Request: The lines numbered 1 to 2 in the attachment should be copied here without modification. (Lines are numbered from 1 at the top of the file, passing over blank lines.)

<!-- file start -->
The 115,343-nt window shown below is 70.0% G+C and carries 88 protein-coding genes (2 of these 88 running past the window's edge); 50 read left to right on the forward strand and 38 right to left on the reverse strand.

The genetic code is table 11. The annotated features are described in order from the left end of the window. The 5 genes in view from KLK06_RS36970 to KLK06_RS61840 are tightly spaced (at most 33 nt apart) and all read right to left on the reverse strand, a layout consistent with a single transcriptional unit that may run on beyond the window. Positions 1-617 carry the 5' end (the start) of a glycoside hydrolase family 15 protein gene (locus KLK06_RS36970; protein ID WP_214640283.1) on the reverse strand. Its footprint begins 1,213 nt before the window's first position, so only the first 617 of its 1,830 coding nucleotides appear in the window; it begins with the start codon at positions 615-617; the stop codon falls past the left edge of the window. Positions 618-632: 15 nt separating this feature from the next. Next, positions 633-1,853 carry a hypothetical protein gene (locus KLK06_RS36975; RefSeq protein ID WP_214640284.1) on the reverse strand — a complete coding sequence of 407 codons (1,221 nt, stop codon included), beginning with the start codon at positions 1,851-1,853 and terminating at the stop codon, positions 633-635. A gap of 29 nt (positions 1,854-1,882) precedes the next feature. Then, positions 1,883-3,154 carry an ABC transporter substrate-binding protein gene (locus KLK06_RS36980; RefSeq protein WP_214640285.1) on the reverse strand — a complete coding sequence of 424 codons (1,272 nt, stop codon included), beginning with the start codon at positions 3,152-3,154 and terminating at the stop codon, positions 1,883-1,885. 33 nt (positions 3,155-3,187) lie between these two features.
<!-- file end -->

The 115,343-nt window shown below is 70.0% G+C and carries 88 protein-coding genes (2 of these 88 running past the window's edge); 50 read left to right on the forward strand and 38 right to left on the reverse strand.

The genetic code is table 11. The annotated features are described in order from the left end of the window. The 5 genes in view from KLK06_RS36970 to KLK06_RS61840 are tightly spaced (at most 33 nt apart) and all read right to left on the reverse strand, a layout consistent with a single transcriptional unit that may run on beyond the window. Positions 1-617 carry the 5' end (the start) of a glycoside hydrolase family 15 protein gene (locus KLK06_RS36970; protein ID WP_214640283.1) on the reverse strand. Its footprint begins 1,213 nt before the window's first position, so only the first 617 of its 1,830 coding nucleotides appear in the window; it begins with the start codon at positions 615-617; the stop codon falls past the left edge of the window. Positions 618-632: 15 nt separating this feature from the next. Next, positions 633-1,853 carry a hypothetical protein gene (locus KLK06_RS36975; RefSeq protein ID WP_214640284.1) on the reverse strand — a complete coding sequence of 407 codons (1,221 nt, stop codon included), beginning with the start codon at positions 1,851-1,853 and terminating at the stop codon, positions 633-635. A gap of 29 nt (positions 1,854-1,882) precedes the next feature. Then, positions 1,883-3,154 carry an ABC transporter substrate-binding protein gene (locus KLK06_RS36980; RefSeq protein WP_214640285.1) on the reverse strand — a complete coding sequence of 424 codons (1,272 nt, stop codon included), beginning with the start codon at positions 3,152-3,154 and terminating at the stop codon, positions 1,883-1,885. 33 nt (positions 3,155-3,187) lie between these two features.